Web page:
I used Microsoft Paint to create a 15248 x 6552 solid color picture. I saved it as both .png and .jpg and was expecting the .jpg to be smaller than .png, but it was not. The .jpg file is 1.49MB, while the .png is 391KB. Shouldnt jpeg being a lossy compression be technically smaller in size?

I read somewhere that .png is better for solid colors etc, so I downloaded a picture form the web (not a solid color) and used paint to save it in both formats. This time the jpeg was smaller than png. Is it solely due to the gradient of colors? if so then why?

Even if the picture is a solid color should jpg encodng be able to compress it even better?

  • 2
    The error might be in assuming MS Paint is sensible, rational, optimal... May 15, 2017 at 17:58
  • Do you mean an image that is entirely one color? May 16, 2017 at 1:15
  • yes an image with only 1 color.
    – Sylviaa20
    May 16, 2017 at 18:00

3 Answers 3


It's to be expected that PNG performs better than JPEG in this scenario.

As pointed out in other answer, PNG does a per-line pixel prediction, followed by ZLIB compression. If the image has a single colour, the prediction will produce a constant zero value for all the pixels, except for the start of each row. Hence the compression will be very effective. I'd bet that if the image were "landscape" (6552 x 15248 instead of 15248 x 6552) the compression would be even a little better.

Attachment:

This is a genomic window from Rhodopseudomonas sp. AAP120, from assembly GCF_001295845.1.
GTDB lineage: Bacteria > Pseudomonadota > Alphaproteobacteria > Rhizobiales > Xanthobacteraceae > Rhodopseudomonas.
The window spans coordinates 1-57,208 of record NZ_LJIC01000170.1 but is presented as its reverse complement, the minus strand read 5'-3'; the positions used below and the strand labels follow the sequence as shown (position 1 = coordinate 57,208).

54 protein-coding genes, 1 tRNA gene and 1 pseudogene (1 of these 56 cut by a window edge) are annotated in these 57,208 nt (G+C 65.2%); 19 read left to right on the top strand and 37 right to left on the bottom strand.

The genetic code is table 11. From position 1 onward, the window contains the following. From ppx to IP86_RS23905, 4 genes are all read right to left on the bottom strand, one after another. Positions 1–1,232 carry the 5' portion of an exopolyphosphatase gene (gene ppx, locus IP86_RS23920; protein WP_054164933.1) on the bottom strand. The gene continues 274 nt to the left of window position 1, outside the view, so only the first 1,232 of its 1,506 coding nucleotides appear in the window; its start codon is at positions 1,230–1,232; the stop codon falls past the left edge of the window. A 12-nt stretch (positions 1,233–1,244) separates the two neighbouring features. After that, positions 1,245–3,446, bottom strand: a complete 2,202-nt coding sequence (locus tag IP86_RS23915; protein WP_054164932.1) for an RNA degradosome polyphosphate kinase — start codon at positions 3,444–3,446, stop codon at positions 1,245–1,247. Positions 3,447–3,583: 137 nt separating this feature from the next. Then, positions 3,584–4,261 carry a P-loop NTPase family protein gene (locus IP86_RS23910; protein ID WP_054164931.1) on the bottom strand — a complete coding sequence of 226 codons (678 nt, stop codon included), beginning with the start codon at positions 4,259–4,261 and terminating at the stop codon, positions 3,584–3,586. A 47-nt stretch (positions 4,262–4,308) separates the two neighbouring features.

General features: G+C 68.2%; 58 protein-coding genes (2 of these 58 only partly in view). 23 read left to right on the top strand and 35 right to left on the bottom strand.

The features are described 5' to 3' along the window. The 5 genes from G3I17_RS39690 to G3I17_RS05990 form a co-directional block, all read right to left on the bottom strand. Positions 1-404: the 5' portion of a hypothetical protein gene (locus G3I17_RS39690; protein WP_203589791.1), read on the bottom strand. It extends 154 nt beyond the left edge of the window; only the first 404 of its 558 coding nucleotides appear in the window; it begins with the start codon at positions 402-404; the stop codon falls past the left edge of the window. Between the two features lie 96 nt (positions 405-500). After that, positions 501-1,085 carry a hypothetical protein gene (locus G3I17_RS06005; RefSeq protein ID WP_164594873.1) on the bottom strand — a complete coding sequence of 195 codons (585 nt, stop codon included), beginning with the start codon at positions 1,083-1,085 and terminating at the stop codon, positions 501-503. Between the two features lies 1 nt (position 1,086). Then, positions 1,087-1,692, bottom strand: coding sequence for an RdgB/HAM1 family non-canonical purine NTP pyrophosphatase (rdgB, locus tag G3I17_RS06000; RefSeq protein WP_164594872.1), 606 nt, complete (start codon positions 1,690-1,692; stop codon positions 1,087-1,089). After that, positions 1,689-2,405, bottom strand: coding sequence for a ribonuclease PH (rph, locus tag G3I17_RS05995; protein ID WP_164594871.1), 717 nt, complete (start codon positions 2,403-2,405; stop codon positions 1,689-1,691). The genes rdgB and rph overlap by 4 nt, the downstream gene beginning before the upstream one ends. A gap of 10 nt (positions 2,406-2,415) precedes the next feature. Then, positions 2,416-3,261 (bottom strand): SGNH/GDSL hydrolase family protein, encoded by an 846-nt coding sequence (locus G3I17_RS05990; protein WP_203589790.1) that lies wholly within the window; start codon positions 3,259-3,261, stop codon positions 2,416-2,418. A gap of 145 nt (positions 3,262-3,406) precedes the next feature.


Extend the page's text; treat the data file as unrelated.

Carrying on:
JPEG compression, instead, divides the image in blocks of 8x8 pixels, and for each one it attempts to quantize finely the low frequency components and coarsely the high frequency components. This works nicely for "natural" (photographic or rendered) images, but no so nicely for images with few colors (or a single one!).

See some comparisons here.


Not necessarily.

PNG is a prediction-based algorithm, which means that it tries to deduct the value of one pixel based on previously coded pixels. I bet the prediction is really accurate for a solid image, thence the very good results.

JPEG accepts different "quality levels" which determine the size of your compressed file. The size differences between your experiment and the web version are likely due to that (unless you're downloading a different image, of course!).

Note that JPEG may introduce some image artifacts because it is a lossy algorithm, while PNG will recover the exact input image for you.


I've found for the same picture that if you save as PNG 1st then JPG the PNG will be smaller and if saved as JPG 1st it will be smaller than the PNG saved afterwards

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